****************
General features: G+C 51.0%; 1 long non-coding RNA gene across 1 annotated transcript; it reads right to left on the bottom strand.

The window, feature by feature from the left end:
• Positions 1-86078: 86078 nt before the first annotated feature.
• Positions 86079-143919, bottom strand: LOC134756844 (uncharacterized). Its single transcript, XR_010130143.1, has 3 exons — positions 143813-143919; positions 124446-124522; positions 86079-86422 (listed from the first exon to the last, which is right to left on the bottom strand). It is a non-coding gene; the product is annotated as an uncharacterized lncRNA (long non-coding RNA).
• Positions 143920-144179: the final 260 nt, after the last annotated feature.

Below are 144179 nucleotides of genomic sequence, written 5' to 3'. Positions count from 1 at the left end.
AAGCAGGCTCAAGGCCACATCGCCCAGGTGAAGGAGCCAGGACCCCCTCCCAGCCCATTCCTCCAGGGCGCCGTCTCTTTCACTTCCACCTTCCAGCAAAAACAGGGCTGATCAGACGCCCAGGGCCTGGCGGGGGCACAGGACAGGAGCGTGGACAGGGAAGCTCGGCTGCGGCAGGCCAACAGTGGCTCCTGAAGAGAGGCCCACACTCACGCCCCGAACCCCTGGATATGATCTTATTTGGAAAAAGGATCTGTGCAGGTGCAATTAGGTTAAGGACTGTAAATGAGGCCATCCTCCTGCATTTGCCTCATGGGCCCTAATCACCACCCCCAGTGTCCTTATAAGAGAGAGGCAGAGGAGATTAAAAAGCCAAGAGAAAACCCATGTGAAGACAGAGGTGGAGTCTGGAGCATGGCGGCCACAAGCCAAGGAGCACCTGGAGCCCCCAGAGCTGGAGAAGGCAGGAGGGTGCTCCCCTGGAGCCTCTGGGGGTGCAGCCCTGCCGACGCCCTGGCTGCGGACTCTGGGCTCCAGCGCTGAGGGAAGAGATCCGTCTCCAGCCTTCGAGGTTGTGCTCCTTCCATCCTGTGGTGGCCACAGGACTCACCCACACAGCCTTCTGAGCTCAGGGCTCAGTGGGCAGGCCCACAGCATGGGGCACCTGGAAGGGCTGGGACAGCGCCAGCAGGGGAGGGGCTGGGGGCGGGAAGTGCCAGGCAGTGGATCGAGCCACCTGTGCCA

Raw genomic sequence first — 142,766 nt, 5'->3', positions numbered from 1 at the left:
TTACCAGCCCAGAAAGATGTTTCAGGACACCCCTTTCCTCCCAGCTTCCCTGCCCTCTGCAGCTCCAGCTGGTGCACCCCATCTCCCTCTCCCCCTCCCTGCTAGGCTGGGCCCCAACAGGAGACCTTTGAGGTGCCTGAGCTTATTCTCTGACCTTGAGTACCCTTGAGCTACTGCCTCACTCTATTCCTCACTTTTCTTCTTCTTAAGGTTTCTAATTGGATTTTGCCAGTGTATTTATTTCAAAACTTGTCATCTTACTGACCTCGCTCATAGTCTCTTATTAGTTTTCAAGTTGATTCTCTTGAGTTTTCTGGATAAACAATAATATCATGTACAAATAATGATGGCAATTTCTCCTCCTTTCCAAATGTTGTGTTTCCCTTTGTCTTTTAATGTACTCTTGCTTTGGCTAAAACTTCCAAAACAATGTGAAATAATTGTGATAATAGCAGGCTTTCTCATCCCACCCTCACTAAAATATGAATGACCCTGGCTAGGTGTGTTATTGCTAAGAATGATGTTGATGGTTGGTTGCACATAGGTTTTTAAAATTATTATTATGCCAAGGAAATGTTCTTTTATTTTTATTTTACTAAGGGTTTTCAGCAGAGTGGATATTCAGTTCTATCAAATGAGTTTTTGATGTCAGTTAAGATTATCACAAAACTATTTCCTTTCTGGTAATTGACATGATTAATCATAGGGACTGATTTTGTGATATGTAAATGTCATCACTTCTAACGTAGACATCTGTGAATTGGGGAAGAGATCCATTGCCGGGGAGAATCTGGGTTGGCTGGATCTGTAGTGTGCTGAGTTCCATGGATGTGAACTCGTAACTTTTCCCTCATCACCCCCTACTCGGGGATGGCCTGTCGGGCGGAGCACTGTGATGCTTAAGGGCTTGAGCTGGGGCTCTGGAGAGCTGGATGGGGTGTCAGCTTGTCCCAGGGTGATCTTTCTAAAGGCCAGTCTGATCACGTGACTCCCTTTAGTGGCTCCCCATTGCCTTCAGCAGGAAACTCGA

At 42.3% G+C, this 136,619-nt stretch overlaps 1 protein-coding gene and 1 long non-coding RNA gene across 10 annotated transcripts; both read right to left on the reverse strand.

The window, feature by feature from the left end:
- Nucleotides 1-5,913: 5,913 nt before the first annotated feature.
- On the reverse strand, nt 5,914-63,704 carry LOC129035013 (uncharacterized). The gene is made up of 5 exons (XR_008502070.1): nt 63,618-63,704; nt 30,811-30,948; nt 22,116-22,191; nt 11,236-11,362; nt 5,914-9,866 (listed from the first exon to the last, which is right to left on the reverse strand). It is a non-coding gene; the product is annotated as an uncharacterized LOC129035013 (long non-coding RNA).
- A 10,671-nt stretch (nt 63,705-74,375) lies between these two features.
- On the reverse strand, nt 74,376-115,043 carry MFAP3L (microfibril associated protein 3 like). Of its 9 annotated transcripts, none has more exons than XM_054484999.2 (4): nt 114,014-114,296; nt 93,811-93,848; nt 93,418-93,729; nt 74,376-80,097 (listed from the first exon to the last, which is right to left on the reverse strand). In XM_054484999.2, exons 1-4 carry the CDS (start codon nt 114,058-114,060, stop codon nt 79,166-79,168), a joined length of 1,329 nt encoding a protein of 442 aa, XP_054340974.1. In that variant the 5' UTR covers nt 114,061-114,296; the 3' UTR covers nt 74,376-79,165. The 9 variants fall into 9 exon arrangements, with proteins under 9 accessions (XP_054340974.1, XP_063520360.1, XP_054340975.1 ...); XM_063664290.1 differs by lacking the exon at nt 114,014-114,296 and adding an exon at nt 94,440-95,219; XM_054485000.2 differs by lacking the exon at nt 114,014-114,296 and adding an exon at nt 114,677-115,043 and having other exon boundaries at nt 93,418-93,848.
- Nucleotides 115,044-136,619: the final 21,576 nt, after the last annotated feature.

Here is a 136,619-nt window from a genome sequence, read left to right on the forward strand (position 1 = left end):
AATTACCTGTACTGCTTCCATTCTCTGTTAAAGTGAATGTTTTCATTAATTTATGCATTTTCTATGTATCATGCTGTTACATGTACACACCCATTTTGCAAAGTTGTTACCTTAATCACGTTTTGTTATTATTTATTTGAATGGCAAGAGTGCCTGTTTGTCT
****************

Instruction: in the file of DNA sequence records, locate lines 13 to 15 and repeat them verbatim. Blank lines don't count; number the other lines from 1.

- On the reverse strand, nt 5,914-63,704 carry LOC129035013 (uncharacterized). The gene is made up of 5 exons (XR_008502070.1): nt 63,618-63,704; nt 30,811-30,948; nt 22,116-22,191; nt 11,236-11,362; nt 5,914-9,866 (listed from the first exon to the last, which is right to left on the reverse strand). It is a non-coding gene; the product is annotated as an uncharacterized LOC129035013 (long non-coding RNA).
- A 10,671-nt stretch (nt 63,705-74,375) lies between these two features.
- On the reverse strand, nt 74,376-115,043 carry MFAP3L (microfibril associated protein 3 like). Of its 9 annotated transcripts, none has more exons than XM_054484999.2 (4): nt 114,014-114,296; nt 93,811-93,848; nt 93,418-93,729; nt 74,376-80,097 (listed from the first exon to the last, which is right to left on the reverse strand). In XM_054484999.2, exons 1-4 carry the CDS (start codon nt 114,058-114,060, stop codon nt 79,166-79,168), a joined length of 1,329 nt encoding a protein of 442 aa, XP_054340974.1. In that variant the 5' UTR covers nt 114,061-114,296; the 3' UTR covers nt 74,376-79,165. The 9 variants fall into 9 exon arrangements, with proteins under 9 accessions (XP_054340974.1, XP_063520360.1, XP_054340975.1 ...); XM_063664290.1 differs by lacking the exon at nt 114,014-114,296 and adding an exon at nt 94,440-95,219; XM_054485000.2 differs by lacking the exon at nt 114,014-114,296 and adding an exon at nt 114,677-115,043 and having other exon boundaries at nt 93,418-93,848.